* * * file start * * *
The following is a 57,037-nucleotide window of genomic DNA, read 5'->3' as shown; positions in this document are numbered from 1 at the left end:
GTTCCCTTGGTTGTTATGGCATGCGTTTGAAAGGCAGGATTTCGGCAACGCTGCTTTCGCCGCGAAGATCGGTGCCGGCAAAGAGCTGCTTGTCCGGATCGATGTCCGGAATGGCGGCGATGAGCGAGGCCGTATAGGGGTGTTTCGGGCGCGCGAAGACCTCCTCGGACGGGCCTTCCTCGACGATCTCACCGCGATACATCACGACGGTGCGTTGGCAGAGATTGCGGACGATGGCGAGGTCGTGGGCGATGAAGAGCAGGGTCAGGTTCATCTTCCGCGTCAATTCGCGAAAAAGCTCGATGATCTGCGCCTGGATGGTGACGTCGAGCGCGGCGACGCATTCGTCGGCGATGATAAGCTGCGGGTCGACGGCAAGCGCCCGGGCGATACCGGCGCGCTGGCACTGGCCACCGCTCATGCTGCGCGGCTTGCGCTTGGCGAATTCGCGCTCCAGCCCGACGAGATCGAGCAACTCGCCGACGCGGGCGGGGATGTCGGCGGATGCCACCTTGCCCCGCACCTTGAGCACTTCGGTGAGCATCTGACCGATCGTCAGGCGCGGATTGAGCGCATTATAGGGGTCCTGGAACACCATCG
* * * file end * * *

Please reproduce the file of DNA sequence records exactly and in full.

The following is a 57,037-nucleotide window of genomic DNA, read 5'->3' as shown; positions in this document are numbered from 1 at the left end:
GTTCCCTTGGTTGTTATGGCATGCGTTTGAAAGGCAGGATTTCGGCAACGCTGCTTTCGCCGCGAAGATCGGTGCCGGCAAAGAGCTGCTTGTCCGGATCGATGTCCGGAATGGCGGCGATGAGCGAGGCCGTATAGGGGTGTTTCGGGCGCGCGAAGACCTCCTCGGACGGGCCTTCCTCGACGATCTCACCGCGATACATCACGACGGTGCGTTGGCAGAGATTGCGGACGATGGCGAGGTCGTGGGCGATGAAGAGCAGGGTCAGGTTCATCTTCCGCGTCAATTCGCGAAAAAGCTCGATGATCTGCGCCTGGATGGTGACGTCGAGCGCGGCGACGCATTCGTCGGCGATGATAAGCTGCGGGTCGACGGCAAGCGCCCGGGCGATACCGGCGCGCTGGCACTGGCCACCGCTCATGCTGCGCGGCTTGCGCTTGGCGAATTCGCGCTCCAGCCCGACGAGATCGAGCAACTCGCCGACGCGGGCGGGGATGTCGGCGGATGCCACCTTGCCCCGCACCTTGAGCACTTCGGTGAGCATCTGACCGATCGTCAGGCGCGGATTGAGCGCATTATAGGGGTCCTGGAACACCATCG